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Halo 3 = $7 – The game that got every online gamer to think they could ‘Go Pro’.  You will find a dedicated group of gamers that still play this game religiously.  This is a great cheap way to introduce yourself to Halo if you haven’t played the series before.
or
Halo Reach = $18 – Where there is Halo, there are gamers playing it online.  Reach changed a lot of things from Halo games before that may remind some people of Call of Duty’s ‘Perks’.  However, you can also download a ton of new maps and modes that give this game a long life.
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Gears of War = $7 – The first Gears of War is still preferred by a smaller contingent of purists.  The series has a tremendous community that is dedicated to the team-based third person genre that Epic Games nearly perfected with this series.
or
Gears of War 2 = $7 – The second game of the trilogy was a great success, but some glitches and online issues marred the longevity especially with GOW3 following.
or
Gears of War 3 = $24 – This game has a huge fan base even after a year of being released.  The season pass can get you all the modes and maps that were released for this great online experience.  This title is the most refined of the three and rightfully takes its place at the top of many GOW fanatics libraries.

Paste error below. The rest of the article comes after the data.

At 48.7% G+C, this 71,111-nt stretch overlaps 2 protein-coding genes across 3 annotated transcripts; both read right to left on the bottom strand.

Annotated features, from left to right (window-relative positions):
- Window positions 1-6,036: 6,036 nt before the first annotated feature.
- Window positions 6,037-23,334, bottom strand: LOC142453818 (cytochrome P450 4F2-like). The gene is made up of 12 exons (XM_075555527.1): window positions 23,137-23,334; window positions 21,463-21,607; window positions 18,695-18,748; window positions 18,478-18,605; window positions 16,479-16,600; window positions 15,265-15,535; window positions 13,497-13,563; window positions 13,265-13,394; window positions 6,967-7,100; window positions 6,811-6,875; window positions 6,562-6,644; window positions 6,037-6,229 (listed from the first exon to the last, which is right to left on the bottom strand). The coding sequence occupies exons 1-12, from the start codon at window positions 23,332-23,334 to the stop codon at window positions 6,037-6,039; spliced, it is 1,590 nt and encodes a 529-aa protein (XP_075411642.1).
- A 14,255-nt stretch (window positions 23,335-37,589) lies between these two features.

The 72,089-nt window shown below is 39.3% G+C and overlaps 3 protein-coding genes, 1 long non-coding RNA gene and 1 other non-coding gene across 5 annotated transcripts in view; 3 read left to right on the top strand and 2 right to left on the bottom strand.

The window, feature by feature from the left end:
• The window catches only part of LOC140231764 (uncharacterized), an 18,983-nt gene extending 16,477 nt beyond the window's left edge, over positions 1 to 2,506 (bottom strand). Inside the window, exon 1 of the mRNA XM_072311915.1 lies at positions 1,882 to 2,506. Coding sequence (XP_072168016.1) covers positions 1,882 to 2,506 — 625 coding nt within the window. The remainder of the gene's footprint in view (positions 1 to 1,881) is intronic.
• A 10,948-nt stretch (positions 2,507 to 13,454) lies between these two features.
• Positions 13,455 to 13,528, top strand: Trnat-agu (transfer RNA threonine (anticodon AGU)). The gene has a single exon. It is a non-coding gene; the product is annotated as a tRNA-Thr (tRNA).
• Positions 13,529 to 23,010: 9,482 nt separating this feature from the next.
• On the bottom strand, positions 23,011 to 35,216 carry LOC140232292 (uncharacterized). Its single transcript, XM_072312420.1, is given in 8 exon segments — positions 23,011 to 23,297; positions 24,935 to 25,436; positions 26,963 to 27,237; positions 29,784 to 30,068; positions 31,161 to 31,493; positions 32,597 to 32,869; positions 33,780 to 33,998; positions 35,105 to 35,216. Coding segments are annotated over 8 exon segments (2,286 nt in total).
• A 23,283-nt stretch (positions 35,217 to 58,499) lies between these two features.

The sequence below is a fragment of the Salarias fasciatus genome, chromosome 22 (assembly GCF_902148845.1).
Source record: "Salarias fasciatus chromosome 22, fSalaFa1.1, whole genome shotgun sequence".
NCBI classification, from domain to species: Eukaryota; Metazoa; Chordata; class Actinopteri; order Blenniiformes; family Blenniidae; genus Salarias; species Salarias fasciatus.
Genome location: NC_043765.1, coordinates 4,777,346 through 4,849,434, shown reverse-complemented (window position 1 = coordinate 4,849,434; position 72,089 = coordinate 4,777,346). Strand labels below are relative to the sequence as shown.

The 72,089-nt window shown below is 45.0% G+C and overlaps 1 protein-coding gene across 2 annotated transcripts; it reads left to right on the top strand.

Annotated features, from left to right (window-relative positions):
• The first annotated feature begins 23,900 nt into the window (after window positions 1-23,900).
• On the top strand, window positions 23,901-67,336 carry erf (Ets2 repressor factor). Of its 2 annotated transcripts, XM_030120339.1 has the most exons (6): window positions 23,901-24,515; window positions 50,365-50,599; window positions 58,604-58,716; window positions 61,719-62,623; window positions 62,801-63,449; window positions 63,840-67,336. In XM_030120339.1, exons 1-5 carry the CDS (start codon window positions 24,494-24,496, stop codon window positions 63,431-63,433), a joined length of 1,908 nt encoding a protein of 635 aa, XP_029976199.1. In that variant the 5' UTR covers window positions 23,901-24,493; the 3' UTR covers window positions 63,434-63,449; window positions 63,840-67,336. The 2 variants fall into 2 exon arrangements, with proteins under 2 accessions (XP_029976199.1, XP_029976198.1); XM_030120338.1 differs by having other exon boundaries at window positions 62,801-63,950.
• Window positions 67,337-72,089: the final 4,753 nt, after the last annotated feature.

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Battlefield: Bad Company 2 = $10 – The rival to Call of Duty that is based on large team objectives and involves huge maps with a larger focus on realism.  Weapons have more recoil and handle more realistically.
 
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The Lone Gamers On A Budget

For the offline/lone gamers out there, these should be in your library ASAP!
Fallout 3 – Game of the Year Edition = $16 – Getting this game with all of the add-on content is going to provide you with well over 60-70 hours of gaming.  You are set up in post-apocalyptic Washington DC where you will have to battle mutants, survivors, bandits and even radiation to survive.
or
Fallout: New Vegas = $10 – This is a separate story from Fallout 3 and gives a nice facelift to some of the things people wanted changed from Fallout 3.  You will have to be sure to eat and stay hydrated in this iteration of Fallout.  Who says you can have too many details?…  Not Bethesda.
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The Elder Scrolls IV: Oblivion = $10-15 – Before Skyrim there was Oblivion.  A game based in a fantasy realm of knights and kings where you can become a feared assassin or an admired mage/warrior.  Either way, you get to roam a huge world filled with treasure and danger.
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The FEAR Series = $10-12 – One of the scariest series of this generation is based on Sci-Fi and Horror genres being thrown into a blender with a creepy telekinetic girl that haunts you throughout.  You will learn to fear Alma and you will learn to love your shotgun.  A great game for dark quiet nights at home.